While cryptocurrency assets have been around for a number of years, they seem to have become more prominent in recent years. This is thanks, in part, to the rise of social media (which even resulted in the creation of a meme-based cryptocurrency known as Dogecoin).
The concept is that it is a digital currency that has been encrypted so that the transactions are properly secure. One of the most well-known of these currencies is Bitcoin, but in recent times, it has been suggested that there at least 2500 different types available around the world.
Why Choose Cryptocurrency?
You may see some reports refer to these currencies as “digital tokens” and some businesses prefer this over other forms of investment as they are not currently subject to the same levels of regulation or scrutiny that would be required by a bank or a venture capitalist.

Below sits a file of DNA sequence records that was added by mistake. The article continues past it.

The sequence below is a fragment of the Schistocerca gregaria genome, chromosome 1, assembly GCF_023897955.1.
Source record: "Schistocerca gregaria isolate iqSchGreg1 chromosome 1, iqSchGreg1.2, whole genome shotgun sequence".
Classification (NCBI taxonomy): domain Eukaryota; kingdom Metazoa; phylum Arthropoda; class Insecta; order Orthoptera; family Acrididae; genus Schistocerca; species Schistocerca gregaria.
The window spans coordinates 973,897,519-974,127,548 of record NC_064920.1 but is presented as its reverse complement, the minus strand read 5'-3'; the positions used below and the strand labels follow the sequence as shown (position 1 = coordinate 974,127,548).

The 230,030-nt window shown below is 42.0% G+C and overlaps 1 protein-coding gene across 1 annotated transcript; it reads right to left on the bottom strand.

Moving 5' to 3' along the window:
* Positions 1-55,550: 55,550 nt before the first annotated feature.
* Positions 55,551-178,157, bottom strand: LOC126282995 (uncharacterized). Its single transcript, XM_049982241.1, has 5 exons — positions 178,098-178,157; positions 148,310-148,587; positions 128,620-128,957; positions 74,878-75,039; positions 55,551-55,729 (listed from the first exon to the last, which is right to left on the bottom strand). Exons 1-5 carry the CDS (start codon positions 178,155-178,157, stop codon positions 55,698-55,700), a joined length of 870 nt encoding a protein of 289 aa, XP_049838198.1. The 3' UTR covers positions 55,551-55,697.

This is further facilitated by the blockchain process, a form of digital ledger that removes the need for a centralized party. Each user notes transactions, making them “locked” so they cannot be changed.
The Potential Challenges
While cryptocurrency assets can be used as payment, they are not currently considered legal tender and are not technically considered to be a form of personal property. However, in the United States, the IRS does consider cryptocurrency as property for the purposes of federal income tax.
It is important to note that times have changed. There have been moves across countries to establish more regulations around cryptocurrency. It is important to seek advice before investing in cryptocurrency assets.